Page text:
In The News › Parish power shift urged

Jun 10, 2008

Source: Times-Picayune

Filed under: Governance, St. Tammany Parish

Parish power shift urged

Parish power shift urged
New Directions 2025 would have teeth
Tuesday, June 10, 2008
By Charlie Chapple
St. Tammany bureau

Reducing the size of the St. Tammany Parish Council and putting term limits on the parish governing body are the most-discussed elements of a package of proposed Home Rule Charter changes before the council.

Little has been said about a proposed amendment that would force parish government to adhere to a long-range plan for orderly development in the unincorporated areas.

But members of the citizens committee that presented the proposals say the planning amendment, while lost in the debate of the hot-button issues, is probably their most important recommendation.

It would turn New Directions 2025, the parish’s current long-range plan, from an advisory to a legally binding document that would have to be reviewed and updated every two years. It would make the Planning and Zoning commissions a single body with nine members, instead of 11, and would create a committee of planning experts and residents to nominate people to serve on the body.

The commission would be required to hire a director and be able to have a staff that handles most of the duties currently done by the parish Department of Development.

While the suggested changes may appear dramatic, the amendment would merely “put St. Tammany in line with the way a lot of other jurisdictions” handle long-range planning, according to Peter Reichard, research analyst for the Bureau of Governmental Research.

Reichard helped the citizens committee, organized by the League of Women Voters of St. Tammany, write the proposal to revamp the way parish government handles long-range planning.

The proposal, League President Sandra Slifer said, has been reviewed and edited by several local and nationally recognized land use lawyers. And it would ensure that New Directions 2025 is a plan that’s not put on the shelf to gather dust, she said.

Reichard said long-range planning in the Home Rule Charter, which took effect in 2000, has been a gray area — especially as to what effect the parish’s comprehensive plan should have on development decisions. It’s now mostly considered an advisory document by parish officials.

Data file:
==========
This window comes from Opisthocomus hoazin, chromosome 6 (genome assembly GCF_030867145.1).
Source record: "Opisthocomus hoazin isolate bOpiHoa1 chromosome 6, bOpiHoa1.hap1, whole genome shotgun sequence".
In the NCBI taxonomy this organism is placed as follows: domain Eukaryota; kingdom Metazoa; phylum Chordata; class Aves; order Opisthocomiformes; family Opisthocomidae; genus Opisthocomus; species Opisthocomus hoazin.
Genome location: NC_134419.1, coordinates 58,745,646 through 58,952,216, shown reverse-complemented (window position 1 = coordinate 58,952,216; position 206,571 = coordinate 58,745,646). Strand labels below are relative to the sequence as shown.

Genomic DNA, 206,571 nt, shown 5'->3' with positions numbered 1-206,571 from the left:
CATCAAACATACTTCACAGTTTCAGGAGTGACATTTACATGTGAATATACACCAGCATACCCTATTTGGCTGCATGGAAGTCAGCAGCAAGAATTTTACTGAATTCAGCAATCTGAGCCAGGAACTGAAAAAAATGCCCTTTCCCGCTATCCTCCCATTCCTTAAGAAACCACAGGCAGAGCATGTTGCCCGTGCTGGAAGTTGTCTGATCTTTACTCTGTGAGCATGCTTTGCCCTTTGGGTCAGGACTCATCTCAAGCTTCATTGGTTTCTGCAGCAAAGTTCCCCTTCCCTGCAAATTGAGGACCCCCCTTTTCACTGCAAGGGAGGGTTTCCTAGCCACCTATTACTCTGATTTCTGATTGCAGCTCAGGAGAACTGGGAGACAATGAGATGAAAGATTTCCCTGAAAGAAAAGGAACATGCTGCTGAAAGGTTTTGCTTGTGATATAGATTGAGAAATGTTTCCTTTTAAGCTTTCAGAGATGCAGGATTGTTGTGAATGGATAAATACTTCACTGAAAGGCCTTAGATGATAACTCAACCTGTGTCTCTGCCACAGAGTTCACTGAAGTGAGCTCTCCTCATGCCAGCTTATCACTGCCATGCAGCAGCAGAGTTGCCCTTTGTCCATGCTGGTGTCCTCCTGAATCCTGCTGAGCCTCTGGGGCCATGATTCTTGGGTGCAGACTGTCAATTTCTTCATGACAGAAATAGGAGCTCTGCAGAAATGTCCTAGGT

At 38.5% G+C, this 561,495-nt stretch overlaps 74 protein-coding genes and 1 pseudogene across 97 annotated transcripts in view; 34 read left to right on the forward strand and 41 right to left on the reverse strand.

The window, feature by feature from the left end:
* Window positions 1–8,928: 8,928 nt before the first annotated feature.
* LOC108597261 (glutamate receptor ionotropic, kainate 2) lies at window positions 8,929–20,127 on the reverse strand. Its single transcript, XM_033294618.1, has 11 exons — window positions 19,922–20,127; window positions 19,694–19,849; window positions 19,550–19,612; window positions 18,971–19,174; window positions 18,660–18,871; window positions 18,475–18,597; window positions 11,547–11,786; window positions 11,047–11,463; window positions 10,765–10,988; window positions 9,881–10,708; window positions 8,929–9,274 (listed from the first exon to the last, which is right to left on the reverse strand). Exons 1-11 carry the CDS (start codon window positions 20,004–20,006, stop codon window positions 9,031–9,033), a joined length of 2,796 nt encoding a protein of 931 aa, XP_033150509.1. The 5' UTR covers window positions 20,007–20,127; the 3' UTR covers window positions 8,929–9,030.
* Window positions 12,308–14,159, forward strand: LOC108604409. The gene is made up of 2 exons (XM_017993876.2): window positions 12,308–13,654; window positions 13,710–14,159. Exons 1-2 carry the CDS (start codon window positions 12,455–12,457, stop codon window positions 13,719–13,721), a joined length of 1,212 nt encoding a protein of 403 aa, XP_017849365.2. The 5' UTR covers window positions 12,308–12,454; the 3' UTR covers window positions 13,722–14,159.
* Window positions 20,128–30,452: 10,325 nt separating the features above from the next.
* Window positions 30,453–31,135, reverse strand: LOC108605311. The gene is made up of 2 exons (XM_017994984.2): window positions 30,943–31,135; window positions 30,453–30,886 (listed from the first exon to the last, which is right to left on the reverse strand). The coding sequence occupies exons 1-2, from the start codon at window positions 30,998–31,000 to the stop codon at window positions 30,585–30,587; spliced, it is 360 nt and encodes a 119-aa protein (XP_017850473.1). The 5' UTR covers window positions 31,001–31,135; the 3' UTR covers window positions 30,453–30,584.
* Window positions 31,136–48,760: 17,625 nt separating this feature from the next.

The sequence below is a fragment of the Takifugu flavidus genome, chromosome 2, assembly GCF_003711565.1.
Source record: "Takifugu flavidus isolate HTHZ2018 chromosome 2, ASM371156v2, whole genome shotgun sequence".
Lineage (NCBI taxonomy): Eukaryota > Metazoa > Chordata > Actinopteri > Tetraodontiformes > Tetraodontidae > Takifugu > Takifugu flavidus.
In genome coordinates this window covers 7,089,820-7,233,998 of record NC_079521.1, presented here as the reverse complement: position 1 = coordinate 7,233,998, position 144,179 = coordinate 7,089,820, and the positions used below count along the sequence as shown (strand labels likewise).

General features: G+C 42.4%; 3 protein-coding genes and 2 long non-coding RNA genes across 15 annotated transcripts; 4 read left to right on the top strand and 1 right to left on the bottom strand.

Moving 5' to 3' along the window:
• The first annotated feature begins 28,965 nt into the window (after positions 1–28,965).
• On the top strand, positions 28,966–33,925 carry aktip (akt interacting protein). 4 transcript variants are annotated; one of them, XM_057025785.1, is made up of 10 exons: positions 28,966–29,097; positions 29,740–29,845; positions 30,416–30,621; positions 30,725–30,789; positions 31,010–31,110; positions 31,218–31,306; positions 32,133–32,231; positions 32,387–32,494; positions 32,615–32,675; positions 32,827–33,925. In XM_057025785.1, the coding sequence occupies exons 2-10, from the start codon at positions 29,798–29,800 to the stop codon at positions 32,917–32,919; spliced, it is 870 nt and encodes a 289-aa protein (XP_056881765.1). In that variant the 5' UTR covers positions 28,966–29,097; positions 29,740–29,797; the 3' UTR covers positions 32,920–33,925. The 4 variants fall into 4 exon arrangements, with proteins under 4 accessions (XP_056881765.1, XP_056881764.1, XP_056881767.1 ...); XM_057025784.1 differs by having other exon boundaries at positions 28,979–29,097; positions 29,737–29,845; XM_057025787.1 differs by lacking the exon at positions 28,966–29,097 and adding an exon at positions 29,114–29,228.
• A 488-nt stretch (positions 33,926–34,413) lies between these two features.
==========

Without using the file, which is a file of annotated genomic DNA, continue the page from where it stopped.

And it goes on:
The proposed changes would give New Directions 2025 the force of law and set up a mechanism for mandatory review and revisions “so it can evolve into what it needs to be,” Reichard said.

But whether the citizens committee can persuade a supermajority of the Parish Council to put the charter changes on the ballot remains to be seen. A 10-vote council majority is required to place a charter amendment on the ballot.

“I’ll take a look at each proposal and keep an open mind,” said Councilman Marty Gould of the Covington-Mandeville area. But Gould noted that under the proposal, the council would no longer nominate and appoint Planning and Zoning Commission members. The council could only confirm nominees selected by the parish president.

“They might as well dissolve the council and delegate all the authority to the parish president,” Gould said.

Council Chairman Jerry Binder of Slidell said he plans to call a special meeting for July 30 to debate all the proposed charter amendments. He said he’s sure there will be people who are for and against each proposal, from term limits for council members to reducing the size of the council to the planning amendment.

On the proposed planning amendment, “there are some people who want New Directions 2025 to have the force of law, almost as a legal document from which you have no discretion or leeway,” Binder said. “Most council members have always felt that New Directions 2025 is more of a blueprint or guideline.”

“But I wouldn’t be doing my job if I didn’t keep an open mind,” Binder said. “There’s a reason we’re having this meeting . . . and we’re going to hear from everybody.”

. . . . . . .

Charlie Chapple can be reached at or (985) 898-4828.

Jun 10, 2008

Source: Times-Picayune

Filed under: Governance, St. Tammany Parish

Fair Use Notice

This site occasionally reprints copyrighted material, the use of which has not always been specifically authorized by the copyright owner. We make such material available in our efforts to advance understanding of issues and to highlight the accomplishments of our affiliates. We believe this constitutes a ‘fair use’ of any such copyrighted material as provided for in section 107 of the US Copyright Law. In accordance with Title 17 U.S.C. Section 107, the material on this site is available without profit. For more information go to: US CODE: Title 17,107. Limitations on exclusive rights: Fair use. If you wish to use copyrighted material from this site for purposes of your own that go beyond ‘fair use’, you must obtain permission from the copyright owner.